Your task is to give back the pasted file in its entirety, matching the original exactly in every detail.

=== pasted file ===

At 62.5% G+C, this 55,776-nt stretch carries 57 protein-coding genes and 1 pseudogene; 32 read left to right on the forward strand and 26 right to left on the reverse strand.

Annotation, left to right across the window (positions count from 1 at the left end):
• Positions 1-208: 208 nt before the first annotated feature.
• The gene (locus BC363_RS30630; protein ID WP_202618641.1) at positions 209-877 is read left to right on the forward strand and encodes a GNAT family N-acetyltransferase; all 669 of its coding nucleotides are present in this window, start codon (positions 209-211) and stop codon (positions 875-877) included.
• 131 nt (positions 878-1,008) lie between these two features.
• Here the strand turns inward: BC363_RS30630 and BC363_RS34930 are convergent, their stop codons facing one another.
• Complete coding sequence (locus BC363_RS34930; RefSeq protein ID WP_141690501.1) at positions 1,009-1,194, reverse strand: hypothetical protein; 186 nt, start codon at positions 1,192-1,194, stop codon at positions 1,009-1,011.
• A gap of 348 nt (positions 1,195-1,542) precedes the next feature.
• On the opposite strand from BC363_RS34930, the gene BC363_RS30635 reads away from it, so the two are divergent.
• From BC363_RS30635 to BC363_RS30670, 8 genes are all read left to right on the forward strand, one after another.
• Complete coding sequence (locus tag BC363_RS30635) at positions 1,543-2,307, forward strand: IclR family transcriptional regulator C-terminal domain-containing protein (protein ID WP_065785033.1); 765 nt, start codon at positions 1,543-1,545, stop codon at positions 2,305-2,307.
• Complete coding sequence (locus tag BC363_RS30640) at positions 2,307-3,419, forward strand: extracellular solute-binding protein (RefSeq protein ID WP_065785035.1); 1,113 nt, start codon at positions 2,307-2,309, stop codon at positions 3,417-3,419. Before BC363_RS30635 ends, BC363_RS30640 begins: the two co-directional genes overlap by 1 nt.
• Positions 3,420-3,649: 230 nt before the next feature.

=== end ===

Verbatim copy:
At 62.5% G+C, this 55,776-nt stretch carries 57 protein-coding genes and 1 pseudogene; 32 read left to right on the forward strand and 26 right to left on the reverse strand.

Annotation, left to right across the window (positions count from 1 at the left end):
• Positions 1-208: 208 nt before the first annotated feature.
• The gene (locus BC363_RS30630; protein ID WP_202618641.1) at positions 209-877 is read left to right on the forward strand and encodes a GNAT family N-acetyltransferase; all 669 of its coding nucleotides are present in this window, start codon (positions 209-211) and stop codon (positions 875-877) included.
• 131 nt (positions 878-1,008) lie between these two features.
• Here the strand turns inward: BC363_RS30630 and BC363_RS34930 are convergent, their stop codons facing one another.
• Complete coding sequence (locus BC363_RS34930; RefSeq protein ID WP_141690501.1) at positions 1,009-1,194, reverse strand: hypothetical protein; 186 nt, start codon at positions 1,192-1,194, stop codon at positions 1,009-1,011.
• A gap of 348 nt (positions 1,195-1,542) precedes the next feature.
• On the opposite strand from BC363_RS34930, the gene BC363_RS30635 reads away from it, so the two are divergent.
• From BC363_RS30635 to BC363_RS30670, 8 genes are all read left to right on the forward strand, one after another.
• Complete coding sequence (locus tag BC363_RS30635) at positions 1,543-2,307, forward strand: IclR family transcriptional regulator C-terminal domain-containing protein (protein ID WP_065785033.1); 765 nt, start codon at positions 1,543-1,545, stop codon at positions 2,305-2,307.
• Complete coding sequence (locus tag BC363_RS30640) at positions 2,307-3,419, forward strand: extracellular solute-binding protein (RefSeq protein ID WP_065785035.1); 1,113 nt, start codon at positions 2,307-2,309, stop codon at positions 3,417-3,419. Before BC363_RS30635 ends, BC363_RS30640 begins: the two co-directional genes overlap by 1 nt.
• Positions 3,420-3,649: 230 nt before the next feature.